First published in July 2006, this updated ingredient post features new photos, links, and significant changes to the recipe, just in time for the holiday weekend. Get your grill on!
Sometimes I uncover an item in my pantry that's a bit of mystery. I know I should have it. In fact, I'm never without it. I just don't know why.
Cocoa powder is the mystery du jour.
What, exactly, is cocoa powder? What makes some of it Dutch-processed? Is natural cocoa powder better, or just different?
Here's what I've learned.
Unsweetened cocoa powder results from the pressing of chocolate liquor to remove most of the cocoa butter. The remaining cocoa solids are processed to make a fine powder. There are two types: natural, and Dutch-processed.
In 1778, the Dutch brought cacao from the Philippines to Sumatra, where they established a propagation facility that enabled major production in the region. In 1828, Conrad van Hooten, a Dutch chemist, patented a technique for pressing most of the fat from roasted and crushed cocoa beans, improving the digestibility of the resulting powder. The addition of alkaline salts neutralized the acids in the cocoa, making it more easily soluble in liquids. This "Dutch cocoa", as it came to be called, has a mild flavor, and must be used with baking powder or other acidic ingredients.
Natural unsweetened cocoa powder is more intense in color and flavor; when used in a recipe that calls for baking soda (an alkali), it creates a leavening agent.
Though it's always best to use the type of cocoa powder specified in a recipe, in a pinch (ha ha) you can substitute one kind of cocoa powder for another:
- For 3 Tbsp Dutch-processed cocoa, substitute 3 Tbsp natural cocoa powder plus 1/8 tsp baking soda.
- For 3 Tbsp natural cocoa, substitute 3 Tbsp Dutch-processed cocoa plus 1/8 tsp cream of tartar or 1/8 tsp lemon juice or vinegar.
(At the moment, I happen to have Droste, a Dutch-processed brand, in the pantry. Other popular brands: Valrhona and Lindt. Some natural cocoa powder brands: Ghirardelli, Scharffen Berger, and good old Hershey's.)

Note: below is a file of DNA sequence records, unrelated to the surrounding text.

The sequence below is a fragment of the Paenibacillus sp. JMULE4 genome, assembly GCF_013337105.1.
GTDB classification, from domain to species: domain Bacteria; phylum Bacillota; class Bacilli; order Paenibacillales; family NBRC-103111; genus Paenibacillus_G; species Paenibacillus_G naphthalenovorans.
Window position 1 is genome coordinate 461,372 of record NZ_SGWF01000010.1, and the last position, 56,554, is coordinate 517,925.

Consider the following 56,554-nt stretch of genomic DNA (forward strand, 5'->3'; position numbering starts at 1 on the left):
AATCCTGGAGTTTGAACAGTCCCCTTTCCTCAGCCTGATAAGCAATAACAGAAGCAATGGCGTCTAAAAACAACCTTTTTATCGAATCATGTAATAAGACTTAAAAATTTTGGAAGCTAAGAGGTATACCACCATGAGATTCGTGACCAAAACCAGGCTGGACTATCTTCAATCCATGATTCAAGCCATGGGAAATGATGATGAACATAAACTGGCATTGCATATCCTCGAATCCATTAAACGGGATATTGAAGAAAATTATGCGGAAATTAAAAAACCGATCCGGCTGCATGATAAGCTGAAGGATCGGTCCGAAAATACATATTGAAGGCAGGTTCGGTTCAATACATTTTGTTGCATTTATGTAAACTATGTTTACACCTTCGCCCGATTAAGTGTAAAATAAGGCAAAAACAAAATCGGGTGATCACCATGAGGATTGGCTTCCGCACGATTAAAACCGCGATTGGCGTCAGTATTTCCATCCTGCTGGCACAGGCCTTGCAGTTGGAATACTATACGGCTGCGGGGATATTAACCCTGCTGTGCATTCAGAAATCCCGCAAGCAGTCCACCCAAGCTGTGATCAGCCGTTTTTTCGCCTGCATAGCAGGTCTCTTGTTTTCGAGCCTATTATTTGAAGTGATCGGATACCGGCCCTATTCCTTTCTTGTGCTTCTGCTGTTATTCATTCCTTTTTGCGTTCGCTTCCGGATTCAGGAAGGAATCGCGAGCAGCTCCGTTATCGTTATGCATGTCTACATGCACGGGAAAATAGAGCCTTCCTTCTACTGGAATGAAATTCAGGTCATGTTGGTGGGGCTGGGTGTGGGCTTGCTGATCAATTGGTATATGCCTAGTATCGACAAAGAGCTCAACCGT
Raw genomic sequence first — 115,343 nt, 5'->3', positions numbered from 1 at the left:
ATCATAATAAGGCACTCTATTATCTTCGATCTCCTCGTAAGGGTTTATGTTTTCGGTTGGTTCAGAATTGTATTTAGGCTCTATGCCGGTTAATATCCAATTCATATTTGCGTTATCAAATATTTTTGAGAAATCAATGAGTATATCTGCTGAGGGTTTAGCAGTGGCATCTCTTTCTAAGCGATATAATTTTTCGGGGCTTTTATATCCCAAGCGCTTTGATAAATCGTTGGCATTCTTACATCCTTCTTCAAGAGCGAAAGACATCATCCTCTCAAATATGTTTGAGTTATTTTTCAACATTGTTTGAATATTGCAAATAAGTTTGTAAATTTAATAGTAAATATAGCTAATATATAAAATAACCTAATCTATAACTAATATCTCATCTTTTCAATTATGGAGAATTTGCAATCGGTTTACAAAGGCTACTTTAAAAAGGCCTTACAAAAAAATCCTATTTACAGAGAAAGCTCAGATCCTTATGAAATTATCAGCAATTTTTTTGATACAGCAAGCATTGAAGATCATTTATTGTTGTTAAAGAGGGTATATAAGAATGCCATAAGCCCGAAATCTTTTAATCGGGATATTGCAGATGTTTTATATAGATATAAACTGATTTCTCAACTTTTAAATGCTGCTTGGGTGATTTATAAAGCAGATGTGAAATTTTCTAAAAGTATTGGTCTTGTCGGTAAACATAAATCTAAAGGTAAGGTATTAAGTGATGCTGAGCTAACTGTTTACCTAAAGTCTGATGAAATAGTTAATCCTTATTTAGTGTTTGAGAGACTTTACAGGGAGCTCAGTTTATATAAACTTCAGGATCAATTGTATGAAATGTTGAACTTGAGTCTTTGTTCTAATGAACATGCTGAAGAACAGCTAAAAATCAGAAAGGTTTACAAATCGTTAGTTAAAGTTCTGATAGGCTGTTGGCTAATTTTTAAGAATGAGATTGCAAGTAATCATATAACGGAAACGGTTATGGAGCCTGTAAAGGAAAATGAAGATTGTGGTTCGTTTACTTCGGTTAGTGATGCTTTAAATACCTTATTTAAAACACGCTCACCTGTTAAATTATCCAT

We always think of cocoa as a sweetener, but unsweetened cocoa is an ancient food that features in the cuisines of Brazil, Mexico (think molé), and other countries in the cacao-growing bands a few degrees north and south of the Equator
Cocoa-cumin-allspice rubbed rib-eye steak
Adapted from Cooks Illustrated, the recipe makes about 1/3 cup of the rub, enough for 4 boneless rib-eye steaks. Serves 4.
4 1/2-lb boneless rib-eye steaks
1 Tbsp cocoa powder
4 tsp ground cumin
2 tsp ground allspice
1 tsp coarse ground fresh black pepper
1 tsp kosher salt
2 tsp canola or vegetable oil
Set the steaks out in a single layer in a rimmed pan.
Stir together the cocoa powder cumin, allspice, pepper and salt in a small mixing bowl. Press this mixture onto both sides of the meat, and let the meat sit at room temperature for 1 hour.
Preheat a grill to high heat. While the grill is preheating, add the oil to the pan, and turn each piece of meat so it is coated with the oil.
When the grill is hot, place the steaks on the grill, and cook for 4 minutes. Turn, and cook for 3 minutes (for steaks 1-inch thick; thicker pieces might take longer).
Remove the steaks from the grill and let sit for 10 minutes before serving.
Other recipes that use these pantry ingredients:
Cincinnati chili, from The Kitchn
Chocolate-chile almonds, from Su Good Sweets
Black bean chili with chocolate and coconut, from Gimme Some Oven
Black bean and avocado enchiladas, from Budget Bytes
Venison chili with vanilla and cocoa, from Rappahannock Cook & Kitchen Gardener
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